According to my classification, there are 4 corners that can be categorized as medium-speed turns. These are T5, T8, T9, and T14. All of these corners have similar average speeds, with the slowest (T14) having an average speed of 172.134 km/hr and the fastest one (T8) a mean speed of 191.835 km/h.
Turn 5 (Average speed of 184.463 km/h)
We’re seeing a trend here. Both Valtteri Bottas and Lewis Hamilton had a fantastic showing in T5, with Lance Stroll following closely behind.
Pierre Gasly from AlphaTauri deserves a special mention. Even while driving a car with mechanical problems, the Frenchman took fool advantage of this section of the track and managed to outpace Alex Albon and drivers like Ocon and Danny Ric.
Turn 8 (Average speed of 191.835 km/h)
In a surprising turn of events, Kimi Raikonnen ranked as the second fastest driver of the session in the fastest medium-speed corner of the track. Kimi struggled in most areas of the Hungaroring, but showed a rare glimpse of hope for Alfa Romeo in T8.
George Russell is another surprising inclusion in the top 5 drivers of the day. The young Williams driver outpaced Max Verstappen by less than 0.1 km/h, showing that Williams has found some speed in quali-trim.
Turn 9 (Average speed of 185.236 km/h)
After a strong turn 8, Kimi now ranked as the slowest driver of T9. Antonio Giovinazzi, the second-slowest driver in T8 now ranked as the 8th fastest driver in T9. This inverse relationship between T8 and T9 shows the importance of performing over the track as a whole, and not as individual parts.
As expected, Lewis completely dominated this corner, outpacing the second-fastest driver by more than 4 km per hour. Leclerc, Bottas and Sainz had similar performances, with their average speeds separated by only 0.2 km/h, with Perez and Vettel following ranking as the 5th and 6th fastest drivers of this section.
Turn 14 (Average speed of 172.134 km/h)
Valtteri Bottas was the fastest driver in the last turn of the Hungaroring. His average speed of 179.81 km/h was the fastest of the day by far, outpacing Vettel by over 2 km/h and Lewis by 3 km/h.
Another horrendous corner for teams like Alfa Romeo and Haas. It is hard to challenge for a good starting position when the car fails to get appropriate traction before the main straight.
Average speed in high-speed corners
In the high-speed turns section I grouped 4 turns (T3, T4, T10 and T11(. All of these corners have an average speed of at least 230 km/h, with the fastest turn of the track (T4) having and average speed of 251.766 km/h.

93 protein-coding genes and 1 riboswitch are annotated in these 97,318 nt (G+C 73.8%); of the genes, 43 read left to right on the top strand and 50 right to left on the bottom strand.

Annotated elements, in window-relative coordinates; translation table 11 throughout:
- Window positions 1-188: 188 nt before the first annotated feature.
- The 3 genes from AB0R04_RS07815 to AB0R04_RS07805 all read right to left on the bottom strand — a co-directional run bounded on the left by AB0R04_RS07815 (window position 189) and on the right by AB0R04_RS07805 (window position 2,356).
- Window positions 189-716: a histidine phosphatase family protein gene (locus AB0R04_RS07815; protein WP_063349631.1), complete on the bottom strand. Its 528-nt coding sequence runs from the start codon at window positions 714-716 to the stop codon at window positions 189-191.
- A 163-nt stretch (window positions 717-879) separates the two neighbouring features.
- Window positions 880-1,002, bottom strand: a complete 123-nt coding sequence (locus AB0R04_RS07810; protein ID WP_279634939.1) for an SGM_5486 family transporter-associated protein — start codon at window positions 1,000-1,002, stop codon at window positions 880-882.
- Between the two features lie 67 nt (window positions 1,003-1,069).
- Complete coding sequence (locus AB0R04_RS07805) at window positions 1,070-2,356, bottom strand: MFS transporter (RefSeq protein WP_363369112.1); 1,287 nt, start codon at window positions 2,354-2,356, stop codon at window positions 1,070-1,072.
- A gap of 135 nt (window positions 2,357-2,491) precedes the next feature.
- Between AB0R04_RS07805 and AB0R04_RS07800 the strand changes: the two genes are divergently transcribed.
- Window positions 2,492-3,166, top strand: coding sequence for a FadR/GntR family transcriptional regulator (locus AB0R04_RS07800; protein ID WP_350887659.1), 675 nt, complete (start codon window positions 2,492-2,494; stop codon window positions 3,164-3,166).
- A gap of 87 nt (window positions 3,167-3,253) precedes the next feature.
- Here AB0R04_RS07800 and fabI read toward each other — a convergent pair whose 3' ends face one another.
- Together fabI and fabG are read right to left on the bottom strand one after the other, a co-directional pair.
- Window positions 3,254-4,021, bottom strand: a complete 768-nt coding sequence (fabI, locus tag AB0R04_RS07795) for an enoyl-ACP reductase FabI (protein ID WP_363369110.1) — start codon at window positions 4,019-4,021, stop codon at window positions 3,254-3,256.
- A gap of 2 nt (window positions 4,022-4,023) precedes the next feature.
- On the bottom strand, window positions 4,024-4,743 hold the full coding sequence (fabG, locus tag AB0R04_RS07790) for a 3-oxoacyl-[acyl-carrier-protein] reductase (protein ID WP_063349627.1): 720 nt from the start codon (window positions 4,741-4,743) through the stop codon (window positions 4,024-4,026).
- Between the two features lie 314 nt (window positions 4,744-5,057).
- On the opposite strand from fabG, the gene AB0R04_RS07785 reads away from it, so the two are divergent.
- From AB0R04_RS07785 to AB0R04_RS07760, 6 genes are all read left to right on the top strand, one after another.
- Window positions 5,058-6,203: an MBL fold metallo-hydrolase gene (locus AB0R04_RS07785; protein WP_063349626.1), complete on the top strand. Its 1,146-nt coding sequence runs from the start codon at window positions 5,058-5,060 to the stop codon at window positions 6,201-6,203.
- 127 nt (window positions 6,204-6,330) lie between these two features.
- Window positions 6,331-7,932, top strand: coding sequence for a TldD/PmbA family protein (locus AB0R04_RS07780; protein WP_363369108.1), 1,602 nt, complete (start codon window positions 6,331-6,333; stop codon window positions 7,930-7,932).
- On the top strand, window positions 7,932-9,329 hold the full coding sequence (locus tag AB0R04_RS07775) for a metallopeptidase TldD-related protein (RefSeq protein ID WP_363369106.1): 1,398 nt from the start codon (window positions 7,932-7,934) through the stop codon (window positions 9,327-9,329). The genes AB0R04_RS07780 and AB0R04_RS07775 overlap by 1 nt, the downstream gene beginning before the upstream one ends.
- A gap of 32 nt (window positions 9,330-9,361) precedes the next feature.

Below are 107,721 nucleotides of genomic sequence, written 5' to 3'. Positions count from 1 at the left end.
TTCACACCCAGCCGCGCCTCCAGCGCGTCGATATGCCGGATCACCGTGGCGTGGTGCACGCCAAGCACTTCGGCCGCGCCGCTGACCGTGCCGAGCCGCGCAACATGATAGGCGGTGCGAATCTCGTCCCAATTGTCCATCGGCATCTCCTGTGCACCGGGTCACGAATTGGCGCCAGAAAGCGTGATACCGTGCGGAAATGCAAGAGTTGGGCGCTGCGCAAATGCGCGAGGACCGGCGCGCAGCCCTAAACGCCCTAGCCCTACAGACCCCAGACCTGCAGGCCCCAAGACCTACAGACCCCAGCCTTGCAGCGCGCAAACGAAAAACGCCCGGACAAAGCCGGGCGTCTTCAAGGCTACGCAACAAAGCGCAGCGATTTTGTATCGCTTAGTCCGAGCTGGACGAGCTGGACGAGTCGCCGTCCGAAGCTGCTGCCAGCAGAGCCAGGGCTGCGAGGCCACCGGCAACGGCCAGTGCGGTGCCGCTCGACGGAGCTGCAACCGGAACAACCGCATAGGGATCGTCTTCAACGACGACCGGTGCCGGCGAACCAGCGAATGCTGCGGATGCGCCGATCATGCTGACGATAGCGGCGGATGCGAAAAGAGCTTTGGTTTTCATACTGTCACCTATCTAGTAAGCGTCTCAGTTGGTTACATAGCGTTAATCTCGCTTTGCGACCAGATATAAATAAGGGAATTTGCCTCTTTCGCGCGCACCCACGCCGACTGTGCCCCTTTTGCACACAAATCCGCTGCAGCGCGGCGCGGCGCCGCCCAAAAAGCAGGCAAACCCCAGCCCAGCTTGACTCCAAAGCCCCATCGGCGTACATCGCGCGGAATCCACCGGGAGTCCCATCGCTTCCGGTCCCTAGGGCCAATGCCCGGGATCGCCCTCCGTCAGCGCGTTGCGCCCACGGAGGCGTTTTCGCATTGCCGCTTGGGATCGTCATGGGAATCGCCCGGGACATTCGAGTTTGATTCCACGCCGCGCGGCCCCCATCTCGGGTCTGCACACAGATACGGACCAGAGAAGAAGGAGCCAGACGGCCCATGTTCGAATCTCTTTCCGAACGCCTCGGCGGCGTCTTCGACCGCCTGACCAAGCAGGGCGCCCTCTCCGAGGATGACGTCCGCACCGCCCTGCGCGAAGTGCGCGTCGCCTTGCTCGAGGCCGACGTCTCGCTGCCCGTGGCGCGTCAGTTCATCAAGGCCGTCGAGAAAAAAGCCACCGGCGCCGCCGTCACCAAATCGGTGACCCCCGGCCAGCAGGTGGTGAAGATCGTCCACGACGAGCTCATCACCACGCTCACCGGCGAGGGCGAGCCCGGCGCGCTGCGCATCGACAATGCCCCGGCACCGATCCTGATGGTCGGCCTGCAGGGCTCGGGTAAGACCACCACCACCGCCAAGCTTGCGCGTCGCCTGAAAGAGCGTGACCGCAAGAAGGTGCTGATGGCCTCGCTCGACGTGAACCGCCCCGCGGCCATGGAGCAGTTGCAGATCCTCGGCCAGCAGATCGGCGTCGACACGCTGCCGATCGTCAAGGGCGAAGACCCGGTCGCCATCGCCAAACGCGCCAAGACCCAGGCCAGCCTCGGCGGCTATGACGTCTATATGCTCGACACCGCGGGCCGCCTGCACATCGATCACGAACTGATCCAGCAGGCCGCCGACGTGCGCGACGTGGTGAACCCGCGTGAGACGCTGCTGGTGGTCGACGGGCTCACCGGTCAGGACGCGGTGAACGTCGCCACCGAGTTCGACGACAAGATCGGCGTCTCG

Turn 3 (Average speed of 230.459 km/h)
Both Racing Point drivers showed the speed of the newly and designed and controversial RP20. Racing Point have always excelled in the fast-speed corners, and their performance at the Hungaroring wasn’t an exception. Checo Perez ranked as the fastest driver in this turn, while Lance Stroll took the 4th fastest spot of the night.
Mercedes once again showed their speed, now in fast-speed corners, with Lewis Hamilton and Valtteri Bottas being considerably faster than both Red Bull and McLaren drivers.
Turn 4 (Average speed of 251.766 km/h)
Lance Stroll was the quickest driver in the fastest corner of the track. The Canadian had a marvelous performance in quali session and turn 4 was one of the main reasons why.
On the other hand, Renault struggled in this sector, with both Danny Ric and Esteban Ocon ranking as some of the slowest of the day. It’s hard to blame just the engine when the Renault-powered McLaren had a strong performance in this section of the track.
Turn 10 (Average speed of 239.821 km/h)
Sergio Perez once again ranked as the fastest driver in a corner, this time in T10. The Mexican driver didn’t have the best performance in slow-speed corners, but compensated by showing great speed in the high-speed turns. Lewis Hamilton was the second fastest driver in T10 with a mean speed of 244.25 km/h, followed by Carlos Sainz (243.05 km/h) and his teammate Valtteri Bottas (242.98 km/h).
Turn 11 (Average speed of 249.502 km/h)
The second fastest turn of the track was dominated once again by Mercedes-powered teams. Checo Perez (256.59 km/h) took the top spot of the day, followed by Bottas (256.15 km/h), Hamilton (254.99 km/h) and Stroll (254.27 km/h). On the other side of the spectrum we see once again teams like Alfa Romeo and Haas. Both of them had a horrid time in the twisty Hungaroring, so we’ll see how they perform in the much faster Silverstone circuit.
This was a highly experimental analysis that I have been wanting to do for a long time. While the results are not necessarily definitive, I feel they provide good insight into how the teams are performing in different conditions.
At the moment Mercedes looks unbeatable, excelling in all types of corners, with Racing Point looking fairly strong in all areas as well.
Red Bull failed to have an impact on a track that was supposedly favourable for them. While they had a much better performance during the race, they struggled to challenge Mercedes and even Racing Point in quali-trim.
Ferrari wasn’t horrendous in the quali session, with Vettel and Leclerc taking 5th and 6th position respectively. Both drivers had strong performances in T2 and T12 for example but were far off from the optimal speed in T10 and T6. To challenge for wins they will need to improve fast.
I hope that you have enjoyed this article. If you did, please share it with your friends and let me know what you think in the comments below.